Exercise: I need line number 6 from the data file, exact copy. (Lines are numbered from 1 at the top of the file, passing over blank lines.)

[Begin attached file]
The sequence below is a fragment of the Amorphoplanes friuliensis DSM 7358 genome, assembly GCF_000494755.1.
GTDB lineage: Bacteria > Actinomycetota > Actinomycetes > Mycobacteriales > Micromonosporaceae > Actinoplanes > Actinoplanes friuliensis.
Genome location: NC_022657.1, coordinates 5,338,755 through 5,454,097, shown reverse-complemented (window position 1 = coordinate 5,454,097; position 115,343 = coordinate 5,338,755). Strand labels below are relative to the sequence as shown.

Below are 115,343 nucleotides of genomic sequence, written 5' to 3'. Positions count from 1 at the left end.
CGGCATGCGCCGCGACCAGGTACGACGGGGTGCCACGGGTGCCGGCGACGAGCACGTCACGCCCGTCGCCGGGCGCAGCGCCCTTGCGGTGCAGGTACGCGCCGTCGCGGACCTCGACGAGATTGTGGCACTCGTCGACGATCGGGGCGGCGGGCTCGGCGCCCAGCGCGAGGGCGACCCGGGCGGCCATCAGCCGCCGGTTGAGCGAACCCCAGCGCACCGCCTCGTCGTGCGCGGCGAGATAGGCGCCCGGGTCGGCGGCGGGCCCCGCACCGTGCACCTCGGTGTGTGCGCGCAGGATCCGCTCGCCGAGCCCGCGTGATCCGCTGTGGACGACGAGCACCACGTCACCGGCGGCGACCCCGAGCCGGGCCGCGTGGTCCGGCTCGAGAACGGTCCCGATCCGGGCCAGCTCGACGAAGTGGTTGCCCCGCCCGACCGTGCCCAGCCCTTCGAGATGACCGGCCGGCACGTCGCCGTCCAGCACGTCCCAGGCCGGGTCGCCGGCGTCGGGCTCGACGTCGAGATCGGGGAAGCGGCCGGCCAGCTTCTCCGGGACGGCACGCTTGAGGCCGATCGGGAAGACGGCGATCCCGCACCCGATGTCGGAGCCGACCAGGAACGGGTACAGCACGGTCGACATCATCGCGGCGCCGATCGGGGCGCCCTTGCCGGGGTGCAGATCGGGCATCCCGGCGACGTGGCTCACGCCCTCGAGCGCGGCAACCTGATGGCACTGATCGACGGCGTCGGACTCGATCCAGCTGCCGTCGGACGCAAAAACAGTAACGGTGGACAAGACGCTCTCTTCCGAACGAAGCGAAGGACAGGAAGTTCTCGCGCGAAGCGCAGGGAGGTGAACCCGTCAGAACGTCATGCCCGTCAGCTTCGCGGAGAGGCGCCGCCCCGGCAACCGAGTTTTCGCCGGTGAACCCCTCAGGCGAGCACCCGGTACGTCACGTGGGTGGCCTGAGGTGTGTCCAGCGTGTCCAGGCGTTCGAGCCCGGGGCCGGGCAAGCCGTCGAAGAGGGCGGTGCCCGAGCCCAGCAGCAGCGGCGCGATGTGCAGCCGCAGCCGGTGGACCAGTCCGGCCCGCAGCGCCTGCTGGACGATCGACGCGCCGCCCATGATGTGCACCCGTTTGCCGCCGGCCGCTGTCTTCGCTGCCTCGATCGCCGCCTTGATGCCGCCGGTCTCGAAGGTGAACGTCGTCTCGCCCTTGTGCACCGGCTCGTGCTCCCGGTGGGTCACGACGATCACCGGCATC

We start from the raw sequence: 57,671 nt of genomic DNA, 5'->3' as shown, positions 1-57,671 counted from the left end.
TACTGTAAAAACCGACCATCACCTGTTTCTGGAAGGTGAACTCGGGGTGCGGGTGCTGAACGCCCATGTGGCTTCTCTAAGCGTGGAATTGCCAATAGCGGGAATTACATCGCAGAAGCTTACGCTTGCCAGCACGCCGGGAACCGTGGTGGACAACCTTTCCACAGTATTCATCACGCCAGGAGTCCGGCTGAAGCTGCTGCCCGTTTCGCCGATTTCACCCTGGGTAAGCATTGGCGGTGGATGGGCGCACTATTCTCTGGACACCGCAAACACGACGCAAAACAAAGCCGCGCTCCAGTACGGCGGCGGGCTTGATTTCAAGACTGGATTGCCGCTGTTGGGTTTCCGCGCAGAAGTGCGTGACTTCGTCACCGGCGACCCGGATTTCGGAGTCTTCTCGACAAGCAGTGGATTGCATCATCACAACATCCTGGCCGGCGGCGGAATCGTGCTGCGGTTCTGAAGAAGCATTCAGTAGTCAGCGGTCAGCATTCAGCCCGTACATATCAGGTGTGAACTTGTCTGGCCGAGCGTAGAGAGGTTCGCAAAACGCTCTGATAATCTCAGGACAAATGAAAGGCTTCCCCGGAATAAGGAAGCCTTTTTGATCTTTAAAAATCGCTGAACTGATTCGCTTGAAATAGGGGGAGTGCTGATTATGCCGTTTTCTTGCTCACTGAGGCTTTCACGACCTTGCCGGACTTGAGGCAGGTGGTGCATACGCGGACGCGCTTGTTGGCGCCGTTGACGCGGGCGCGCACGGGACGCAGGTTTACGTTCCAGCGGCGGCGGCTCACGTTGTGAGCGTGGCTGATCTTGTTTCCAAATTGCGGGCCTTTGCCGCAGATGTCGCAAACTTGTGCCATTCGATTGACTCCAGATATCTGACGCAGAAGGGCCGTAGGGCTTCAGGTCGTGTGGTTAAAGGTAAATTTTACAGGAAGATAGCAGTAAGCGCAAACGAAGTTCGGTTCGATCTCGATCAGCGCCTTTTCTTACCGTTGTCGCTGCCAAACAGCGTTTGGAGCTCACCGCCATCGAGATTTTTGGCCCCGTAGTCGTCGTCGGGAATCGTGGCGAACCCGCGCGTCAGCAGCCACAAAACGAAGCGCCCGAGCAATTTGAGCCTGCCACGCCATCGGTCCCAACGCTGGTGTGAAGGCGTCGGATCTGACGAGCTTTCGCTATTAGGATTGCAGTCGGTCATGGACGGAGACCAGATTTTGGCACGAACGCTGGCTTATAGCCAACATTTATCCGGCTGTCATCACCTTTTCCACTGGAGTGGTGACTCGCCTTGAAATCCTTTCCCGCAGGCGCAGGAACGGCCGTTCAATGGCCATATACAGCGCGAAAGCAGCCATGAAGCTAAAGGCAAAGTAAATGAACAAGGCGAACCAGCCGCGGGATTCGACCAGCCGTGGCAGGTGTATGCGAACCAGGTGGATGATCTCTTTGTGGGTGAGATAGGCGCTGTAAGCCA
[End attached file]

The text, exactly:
We start from the raw sequence: 57,671 nt of genomic DNA, 5'->3' as shown, positions 1-57,671 counted from the left end.